Moreover, Jesus clarifies the sin of adultery even further in the context of divorce. In his teachings he recognizes that divorce itself is not a crime and that a godly man is obliged to allow his wife to divorce him and have an official document, which confirms it, nonetheless Jesus claims,that if one’s marriage stops existing, it never was true in the eyes of God and one has committed adultery, while sleeping with their wife during marriage. the text says – “But I tell you that anyone who divorces his wife, except for sexual immorality, makes her the victim of adultery, and anyone who marries a divorced woman commits adultery.”. The teaching also points out, that the next person, who marries a divorced woman and lays with her makes her a victim of adultery and he himself is guilty of it. Again Christ uses the old commandment – “You shall not commit adultery.” and adds another meaning to it making it more specific, therefore more applicable. Also in a smooth way he avoids directly banning divorce, which would have probably been quite controversial.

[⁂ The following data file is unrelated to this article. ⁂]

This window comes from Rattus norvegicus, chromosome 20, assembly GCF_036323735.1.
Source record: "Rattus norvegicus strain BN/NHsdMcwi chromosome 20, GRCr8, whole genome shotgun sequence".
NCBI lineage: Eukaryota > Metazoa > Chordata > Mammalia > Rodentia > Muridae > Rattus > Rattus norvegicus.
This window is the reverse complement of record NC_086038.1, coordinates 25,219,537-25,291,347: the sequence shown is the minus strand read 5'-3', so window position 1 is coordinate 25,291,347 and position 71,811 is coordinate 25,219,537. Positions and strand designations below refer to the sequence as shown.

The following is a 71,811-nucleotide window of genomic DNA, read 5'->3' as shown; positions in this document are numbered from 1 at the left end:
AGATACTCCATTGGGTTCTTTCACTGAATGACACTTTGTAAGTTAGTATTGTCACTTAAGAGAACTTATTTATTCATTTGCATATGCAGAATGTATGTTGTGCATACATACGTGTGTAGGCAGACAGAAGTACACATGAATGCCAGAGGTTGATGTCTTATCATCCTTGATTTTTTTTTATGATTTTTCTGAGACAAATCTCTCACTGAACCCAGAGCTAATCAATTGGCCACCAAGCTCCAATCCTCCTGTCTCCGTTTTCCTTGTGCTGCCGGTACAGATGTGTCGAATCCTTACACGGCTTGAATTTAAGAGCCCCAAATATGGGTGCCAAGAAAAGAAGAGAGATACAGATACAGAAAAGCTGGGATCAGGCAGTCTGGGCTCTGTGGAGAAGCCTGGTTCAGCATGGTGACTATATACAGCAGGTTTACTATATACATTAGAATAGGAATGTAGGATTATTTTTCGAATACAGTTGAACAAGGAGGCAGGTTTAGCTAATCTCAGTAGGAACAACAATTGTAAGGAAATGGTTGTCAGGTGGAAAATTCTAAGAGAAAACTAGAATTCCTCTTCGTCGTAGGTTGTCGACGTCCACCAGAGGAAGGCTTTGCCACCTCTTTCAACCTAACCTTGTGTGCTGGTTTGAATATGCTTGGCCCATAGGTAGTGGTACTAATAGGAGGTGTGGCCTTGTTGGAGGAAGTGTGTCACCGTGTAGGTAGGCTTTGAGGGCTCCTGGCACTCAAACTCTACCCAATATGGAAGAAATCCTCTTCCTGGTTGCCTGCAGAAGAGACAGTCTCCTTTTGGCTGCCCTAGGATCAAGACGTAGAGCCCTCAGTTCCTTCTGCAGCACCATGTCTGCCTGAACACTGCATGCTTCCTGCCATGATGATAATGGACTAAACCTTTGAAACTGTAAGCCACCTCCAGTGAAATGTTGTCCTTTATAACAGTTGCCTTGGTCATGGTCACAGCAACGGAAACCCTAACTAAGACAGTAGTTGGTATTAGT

In conclusion the series of Jesus’s teachings delivered by him from a mountain known as “The Sermon on the Mount” may be considered extremely influential and revolutionary, as it has formed christianity as we know it today, by exploring and deepening the concept of spirituality and soul in the context of simpler moral rules. It uses the well-known ideas from the old monotheistic, jewish canon and instead of abolishing or changing them he builds and explores those further, which allowed christianity to gain a so many supporters and followers over the ages. The relation of “The Sermon on the Mount” and the decalogue may also be translated into christianity and judaism and be a metaphorical representation of massive global christianisation, that happened over the course of human history. Christ’s religion very quickly grew in popularity building on the ideas from the old, jewish testament also known as torah.